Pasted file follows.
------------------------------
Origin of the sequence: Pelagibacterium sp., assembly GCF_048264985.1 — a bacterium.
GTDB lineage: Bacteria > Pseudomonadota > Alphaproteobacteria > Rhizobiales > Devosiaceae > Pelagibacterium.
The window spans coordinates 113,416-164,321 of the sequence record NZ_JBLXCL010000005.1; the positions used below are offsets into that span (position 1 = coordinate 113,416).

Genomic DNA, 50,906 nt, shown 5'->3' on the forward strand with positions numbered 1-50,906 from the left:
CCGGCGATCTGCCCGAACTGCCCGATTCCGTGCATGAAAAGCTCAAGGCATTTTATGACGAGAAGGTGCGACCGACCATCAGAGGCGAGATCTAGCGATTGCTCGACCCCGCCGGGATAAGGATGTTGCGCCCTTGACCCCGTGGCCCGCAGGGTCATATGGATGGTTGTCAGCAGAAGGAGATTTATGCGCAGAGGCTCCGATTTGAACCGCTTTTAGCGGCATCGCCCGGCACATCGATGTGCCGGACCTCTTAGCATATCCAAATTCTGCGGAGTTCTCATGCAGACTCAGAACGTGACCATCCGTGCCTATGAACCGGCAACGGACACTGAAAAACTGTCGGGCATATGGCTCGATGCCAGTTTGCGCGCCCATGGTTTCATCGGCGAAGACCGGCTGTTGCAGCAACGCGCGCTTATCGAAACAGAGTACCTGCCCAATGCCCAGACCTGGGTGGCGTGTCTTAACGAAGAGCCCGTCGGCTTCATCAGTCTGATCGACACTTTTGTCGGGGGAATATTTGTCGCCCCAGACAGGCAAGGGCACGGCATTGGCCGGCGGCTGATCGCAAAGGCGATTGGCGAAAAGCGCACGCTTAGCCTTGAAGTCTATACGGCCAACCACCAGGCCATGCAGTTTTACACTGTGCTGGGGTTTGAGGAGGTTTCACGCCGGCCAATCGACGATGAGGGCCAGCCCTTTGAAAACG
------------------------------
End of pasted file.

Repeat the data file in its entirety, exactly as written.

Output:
Origin of the sequence: Pelagibacterium sp., assembly GCF_048264985.1 — a bacterium.
GTDB lineage: Bacteria > Pseudomonadota > Alphaproteobacteria > Rhizobiales > Devosiaceae > Pelagibacterium.
The window spans coordinates 113,416-164,321 of the sequence record NZ_JBLXCL010000005.1; the positions used below are offsets into that span (position 1 = coordinate 113,416).

Genomic DNA, 50,906 nt, shown 5'->3' on the forward strand with positions numbered 1-50,906 from the left:
CCGGCGATCTGCCCGAACTGCCCGATTCCGTGCATGAAAAGCTCAAGGCATTTTATGACGAGAAGGTGCGACCGACCATCAGAGGCGAGATCTAGCGATTGCTCGACCCCGCCGGGATAAGGATGTTGCGCCCTTGACCCCGTGGCCCGCAGGGTCATATGGATGGTTGTCAGCAGAAGGAGATTTATGCGCAGAGGCTCCGATTTGAACCGCTTTTAGCGGCATCGCCCGGCACATCGATGTGCCGGACCTCTTAGCATATCCAAATTCTGCGGAGTTCTCATGCAGACTCAGAACGTGACCATCCGTGCCTATGAACCGGCAACGGACACTGAAAAACTGTCGGGCATATGGCTCGATGCCAGTTTGCGCGCCCATGGTTTCATCGGCGAAGACCGGCTGTTGCAGCAACGCGCGCTTATCGAAACAGAGTACCTGCCCAATGCCCAGACCTGGGTGGCGTGTCTTAACGAAGAGCCCGTCGGCTTCATCAGTCTGATCGACACTTTTGTCGGGGGAATATTTGTCGCCCCAGACAGGCAAGGGCACGGCATTGGCCGGCGGCTGATCGCAAAGGCGATTGGCGAAAAGCGCACGCTTAGCCTTGAAGTCTATACGGCCAACCACCAGGCCATGCAGTTTTACACTGTGCTGGGGTTTGAGGAGGTTTCACGCCGGCCAATCGACGATGAGGGCCAGCCCTTTGAAAACG